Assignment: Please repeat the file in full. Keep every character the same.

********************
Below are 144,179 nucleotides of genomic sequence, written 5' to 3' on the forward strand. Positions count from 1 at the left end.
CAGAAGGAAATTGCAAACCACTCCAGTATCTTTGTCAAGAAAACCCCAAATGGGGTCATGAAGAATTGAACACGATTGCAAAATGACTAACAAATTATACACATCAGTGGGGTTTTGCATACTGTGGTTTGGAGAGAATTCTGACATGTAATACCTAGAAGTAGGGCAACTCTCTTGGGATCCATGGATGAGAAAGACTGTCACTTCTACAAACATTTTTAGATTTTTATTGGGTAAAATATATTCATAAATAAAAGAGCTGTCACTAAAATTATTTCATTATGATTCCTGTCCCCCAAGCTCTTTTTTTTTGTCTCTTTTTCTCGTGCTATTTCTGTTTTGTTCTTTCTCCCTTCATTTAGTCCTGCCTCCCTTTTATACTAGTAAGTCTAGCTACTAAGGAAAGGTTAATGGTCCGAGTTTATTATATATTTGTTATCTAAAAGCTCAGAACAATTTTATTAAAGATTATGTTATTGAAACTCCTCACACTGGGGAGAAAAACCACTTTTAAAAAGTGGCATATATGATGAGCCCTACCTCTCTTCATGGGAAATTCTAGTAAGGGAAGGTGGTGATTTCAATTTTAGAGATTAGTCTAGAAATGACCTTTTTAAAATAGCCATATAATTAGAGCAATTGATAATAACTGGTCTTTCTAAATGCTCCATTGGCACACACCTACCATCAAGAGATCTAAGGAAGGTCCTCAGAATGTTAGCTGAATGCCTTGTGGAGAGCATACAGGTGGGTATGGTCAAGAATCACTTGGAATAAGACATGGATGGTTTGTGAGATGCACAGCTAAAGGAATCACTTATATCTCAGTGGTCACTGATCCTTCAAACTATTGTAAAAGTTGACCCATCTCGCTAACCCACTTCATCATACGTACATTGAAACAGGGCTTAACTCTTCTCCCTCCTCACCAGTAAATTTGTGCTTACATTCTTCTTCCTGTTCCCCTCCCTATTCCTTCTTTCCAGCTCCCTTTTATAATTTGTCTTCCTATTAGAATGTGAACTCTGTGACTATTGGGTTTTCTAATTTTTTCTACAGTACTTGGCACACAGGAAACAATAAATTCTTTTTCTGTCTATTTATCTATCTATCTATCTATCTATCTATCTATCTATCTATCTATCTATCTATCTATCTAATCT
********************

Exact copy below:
Below are 144,179 nucleotides of genomic sequence, written 5' to 3' on the forward strand. Positions count from 1 at the left end.
CAGAAGGAAATTGCAAACCACTCCAGTATCTTTGTCAAGAAAACCCCAAATGGGGTCATGAAGAATTGAACACGATTGCAAAATGACTAACAAATTATACACATCAGTGGGGTTTTGCATACTGTGGTTTGGAGAGAATTCTGACATGTAATACCTAGAAGTAGGGCAACTCTCTTGGGATCCATGGATGAGAAAGACTGTCACTTCTACAAACATTTTTAGATTTTTATTGGGTAAAATATATTCATAAATAAAAGAGCTGTCACTAAAATTATTTCATTATGATTCCTGTCCCCCAAGCTCTTTTTTTTTGTCTCTTTTTCTCGTGCTATTTCTGTTTTGTTCTTTCTCCCTTCATTTAGTCCTGCCTCCCTTTTATACTAGTAAGTCTAGCTACTAAGGAAAGGTTAATGGTCCGAGTTTATTATATATTTGTTATCTAAAAGCTCAGAACAATTTTATTAAAGATTATGTTATTGAAACTCCTCACACTGGGGAGAAAAACCACTTTTAAAAAGTGGCATATATGATGAGCCCTACCTCTCTTCATGGGAAATTCTAGTAAGGGAAGGTGGTGATTTCAATTTTAGAGATTAGTCTAGAAATGACCTTTTTAAAATAGCCATATAATTAGAGCAATTGATAATAACTGGTCTTTCTAAATGCTCCATTGGCACACACCTACCATCAAGAGATCTAAGGAAGGTCCTCAGAATGTTAGCTGAATGCCTTGTGGAGAGCATACAGGTGGGTATGGTCAAGAATCACTTGGAATAAGACATGGATGGTTTGTGAGATGCACAGCTAAAGGAATCACTTATATCTCAGTGGTCACTGATCCTTCAAACTATTGTAAAAGTTGACCCATCTCGCTAACCCACTTCATCATACGTACATTGAAACAGGGCTTAACTCTTCTCCCTCCTCACCAGTAAATTTGTGCTTACATTCTTCTTCCTGTTCCCCTCCCTATTCCTTCTTTCCAGCTCCCTTTTATAATTTGTCTTCCTATTAGAATGTGAACTCTGTGACTATTGGGTTTTCTAATTTTTTCTACAGTACTTGGCACACAGGAAACAATAAATTCTTTTTCTGTCTATTTATCTATCTATCTATCTATCTATCTATCTATCTATCTATCTATCTATCTATCTATCTAATCT